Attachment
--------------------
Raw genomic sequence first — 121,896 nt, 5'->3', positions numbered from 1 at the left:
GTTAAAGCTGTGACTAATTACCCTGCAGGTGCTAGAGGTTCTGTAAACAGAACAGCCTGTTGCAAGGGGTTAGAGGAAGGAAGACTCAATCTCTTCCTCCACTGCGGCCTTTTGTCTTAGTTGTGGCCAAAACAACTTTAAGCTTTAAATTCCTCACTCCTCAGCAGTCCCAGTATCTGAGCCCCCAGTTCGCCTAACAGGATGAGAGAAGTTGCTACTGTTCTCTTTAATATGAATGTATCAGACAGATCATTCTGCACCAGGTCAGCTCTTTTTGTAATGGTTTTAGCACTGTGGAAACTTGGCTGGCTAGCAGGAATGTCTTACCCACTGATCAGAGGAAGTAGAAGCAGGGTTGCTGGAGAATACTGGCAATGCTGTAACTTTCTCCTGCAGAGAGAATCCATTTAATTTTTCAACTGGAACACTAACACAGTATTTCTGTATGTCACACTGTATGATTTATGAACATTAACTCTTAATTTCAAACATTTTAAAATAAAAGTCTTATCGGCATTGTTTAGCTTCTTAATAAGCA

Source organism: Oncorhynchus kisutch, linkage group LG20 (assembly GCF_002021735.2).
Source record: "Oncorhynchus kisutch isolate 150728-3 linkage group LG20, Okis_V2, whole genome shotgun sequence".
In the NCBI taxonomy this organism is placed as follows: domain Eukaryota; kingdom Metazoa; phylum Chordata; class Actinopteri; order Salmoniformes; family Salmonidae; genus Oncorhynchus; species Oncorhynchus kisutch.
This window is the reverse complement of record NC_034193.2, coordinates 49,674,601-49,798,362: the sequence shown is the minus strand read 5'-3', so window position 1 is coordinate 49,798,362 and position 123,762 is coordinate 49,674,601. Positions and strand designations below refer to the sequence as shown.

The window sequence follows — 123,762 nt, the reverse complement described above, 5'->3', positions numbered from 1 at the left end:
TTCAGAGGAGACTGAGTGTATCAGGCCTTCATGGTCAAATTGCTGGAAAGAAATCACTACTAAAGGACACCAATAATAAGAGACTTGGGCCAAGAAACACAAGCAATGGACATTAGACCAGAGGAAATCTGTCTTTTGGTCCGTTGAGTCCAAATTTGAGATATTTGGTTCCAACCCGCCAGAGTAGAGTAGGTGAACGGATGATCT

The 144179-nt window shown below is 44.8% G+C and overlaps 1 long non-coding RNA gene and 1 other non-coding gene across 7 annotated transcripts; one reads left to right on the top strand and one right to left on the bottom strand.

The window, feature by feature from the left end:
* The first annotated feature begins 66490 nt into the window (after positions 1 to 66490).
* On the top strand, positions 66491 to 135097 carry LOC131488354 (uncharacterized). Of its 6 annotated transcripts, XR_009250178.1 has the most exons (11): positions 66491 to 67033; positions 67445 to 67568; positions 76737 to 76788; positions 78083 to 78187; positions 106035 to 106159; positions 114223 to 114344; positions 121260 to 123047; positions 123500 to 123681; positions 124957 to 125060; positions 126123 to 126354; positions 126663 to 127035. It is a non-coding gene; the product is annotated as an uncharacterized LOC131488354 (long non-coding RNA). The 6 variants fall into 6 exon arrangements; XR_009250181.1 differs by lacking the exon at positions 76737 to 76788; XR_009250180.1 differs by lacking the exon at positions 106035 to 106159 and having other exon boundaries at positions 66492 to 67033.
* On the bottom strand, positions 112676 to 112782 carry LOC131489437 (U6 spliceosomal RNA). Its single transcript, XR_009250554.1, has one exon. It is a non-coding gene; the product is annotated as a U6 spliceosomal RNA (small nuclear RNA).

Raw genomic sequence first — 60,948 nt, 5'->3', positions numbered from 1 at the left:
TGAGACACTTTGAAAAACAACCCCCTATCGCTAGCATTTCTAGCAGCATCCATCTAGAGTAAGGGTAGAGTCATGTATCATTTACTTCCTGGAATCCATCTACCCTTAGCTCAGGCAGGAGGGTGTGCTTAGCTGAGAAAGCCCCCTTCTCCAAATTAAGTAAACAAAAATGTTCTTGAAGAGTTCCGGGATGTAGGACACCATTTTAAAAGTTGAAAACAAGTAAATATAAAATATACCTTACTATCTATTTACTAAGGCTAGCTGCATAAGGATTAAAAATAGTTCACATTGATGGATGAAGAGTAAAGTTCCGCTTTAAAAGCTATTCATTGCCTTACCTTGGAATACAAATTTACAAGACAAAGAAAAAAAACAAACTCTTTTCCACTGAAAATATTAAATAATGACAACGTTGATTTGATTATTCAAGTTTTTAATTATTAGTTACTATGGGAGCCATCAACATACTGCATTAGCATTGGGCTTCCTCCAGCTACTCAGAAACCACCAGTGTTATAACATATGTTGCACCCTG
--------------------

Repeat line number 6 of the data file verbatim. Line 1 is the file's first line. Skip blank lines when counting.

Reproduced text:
This window is the reverse complement of record NC_034193.2, coordinates 49,674,601-49,798,362: the sequence shown is the minus strand read 5'-3', so window position 1 is coordinate 49,798,362 and position 123,762 is coordinate 49,674,601. Positions and strand designations below refer to the sequence as shown.